If we use compassion towards ourselves then we’ll be less compassionate towards others because its all gone, right? The fact is studies have shown when we’re kind and nurturing to ourselves then many of our emotional needs are met, and we are better positioned to focus and help others. It turns out being good to yourself helps you be good to others – what a pleasant paradox!
Once again, I’ll let Dr. Neff have the final say on this myth: “Therapists have known for a long time that being kind to ourselves isn’t—as is too often believed—a selfish luxury, but the exercise of a gift that makes us happier.”
So, the aim of sharing these myths was to both destroy them but also give you ways of building more self-compassion. I believe by having more self-compassion we’ll build the right kind of self-esteem naturally.
Some of you reading this may need more practical help than just reading an article and expecting tomorrow will be all different, and you’ll have oceans of self-compassion and never beat yourself up again.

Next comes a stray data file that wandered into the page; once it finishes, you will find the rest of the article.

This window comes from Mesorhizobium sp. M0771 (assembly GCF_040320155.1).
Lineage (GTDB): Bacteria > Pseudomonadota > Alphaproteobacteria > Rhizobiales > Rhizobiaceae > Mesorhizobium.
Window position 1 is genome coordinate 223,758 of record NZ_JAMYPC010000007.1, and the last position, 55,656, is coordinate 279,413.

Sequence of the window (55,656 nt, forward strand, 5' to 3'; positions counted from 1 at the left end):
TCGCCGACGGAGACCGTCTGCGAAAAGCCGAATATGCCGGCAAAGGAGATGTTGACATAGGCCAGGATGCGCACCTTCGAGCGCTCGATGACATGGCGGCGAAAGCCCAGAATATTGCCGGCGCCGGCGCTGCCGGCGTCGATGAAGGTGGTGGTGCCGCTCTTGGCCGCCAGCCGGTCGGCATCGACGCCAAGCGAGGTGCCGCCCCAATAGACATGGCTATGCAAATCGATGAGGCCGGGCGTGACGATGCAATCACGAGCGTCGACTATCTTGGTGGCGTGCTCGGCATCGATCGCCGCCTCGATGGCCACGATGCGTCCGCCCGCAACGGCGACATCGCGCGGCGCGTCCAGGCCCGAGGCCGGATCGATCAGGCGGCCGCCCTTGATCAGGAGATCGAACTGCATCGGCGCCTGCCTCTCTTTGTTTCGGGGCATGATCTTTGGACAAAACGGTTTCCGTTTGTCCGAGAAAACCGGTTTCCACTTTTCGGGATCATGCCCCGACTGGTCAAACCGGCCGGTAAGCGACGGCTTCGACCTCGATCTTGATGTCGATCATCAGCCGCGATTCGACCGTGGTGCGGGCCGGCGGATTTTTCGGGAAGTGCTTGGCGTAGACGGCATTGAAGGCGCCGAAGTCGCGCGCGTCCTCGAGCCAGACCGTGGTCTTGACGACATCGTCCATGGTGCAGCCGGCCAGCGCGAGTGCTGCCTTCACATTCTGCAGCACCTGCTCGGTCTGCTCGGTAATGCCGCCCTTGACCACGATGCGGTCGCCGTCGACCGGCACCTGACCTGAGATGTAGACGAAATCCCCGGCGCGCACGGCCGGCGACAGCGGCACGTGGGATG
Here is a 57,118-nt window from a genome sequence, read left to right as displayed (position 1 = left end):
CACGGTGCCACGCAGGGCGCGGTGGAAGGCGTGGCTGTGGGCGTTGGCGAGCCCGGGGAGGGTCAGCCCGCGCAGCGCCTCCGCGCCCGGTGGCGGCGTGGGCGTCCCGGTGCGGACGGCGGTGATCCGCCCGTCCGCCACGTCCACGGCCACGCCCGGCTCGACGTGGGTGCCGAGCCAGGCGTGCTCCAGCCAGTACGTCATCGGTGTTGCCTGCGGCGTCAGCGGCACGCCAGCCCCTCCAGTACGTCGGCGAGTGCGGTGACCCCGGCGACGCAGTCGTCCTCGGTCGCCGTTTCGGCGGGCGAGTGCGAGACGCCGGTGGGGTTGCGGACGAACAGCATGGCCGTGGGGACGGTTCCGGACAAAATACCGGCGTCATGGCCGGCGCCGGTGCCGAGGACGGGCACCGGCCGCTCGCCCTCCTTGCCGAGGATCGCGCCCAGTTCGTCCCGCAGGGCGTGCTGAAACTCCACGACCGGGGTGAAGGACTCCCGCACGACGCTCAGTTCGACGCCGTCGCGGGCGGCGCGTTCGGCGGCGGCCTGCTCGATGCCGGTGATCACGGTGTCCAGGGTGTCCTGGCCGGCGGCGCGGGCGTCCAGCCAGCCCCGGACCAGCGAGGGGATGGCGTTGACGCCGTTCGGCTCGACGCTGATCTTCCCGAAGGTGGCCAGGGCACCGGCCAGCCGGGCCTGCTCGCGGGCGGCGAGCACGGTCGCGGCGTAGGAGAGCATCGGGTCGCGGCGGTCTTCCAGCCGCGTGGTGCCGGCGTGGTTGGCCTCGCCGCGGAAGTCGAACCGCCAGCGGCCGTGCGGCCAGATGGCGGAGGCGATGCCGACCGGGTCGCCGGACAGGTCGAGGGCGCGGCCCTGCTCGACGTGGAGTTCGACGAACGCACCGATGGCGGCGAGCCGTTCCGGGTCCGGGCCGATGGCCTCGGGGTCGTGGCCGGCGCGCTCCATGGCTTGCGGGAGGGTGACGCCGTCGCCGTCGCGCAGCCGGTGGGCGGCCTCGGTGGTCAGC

Sorry, but at times you’ll still slip into treating yourself badly – I can’t give you a change pill.
It’s a journey and so will take time. But you can speed up the process by the use of hypnosis.
Hypnosis is one way to increase the positive and productive thoughts you need to lead to a greater sense of self and improved self-compassion. Your old negative thoughts have been allowed to fester and remain far too long. For example, smokers who have tried to quit more than once and “failed” sometimes “beat themselves up” believing they’re destined to always be a smoker. This isn’t true and they just need to have more compassion for themselves and continue to search for the right method to quit for themselves and set the right expectations.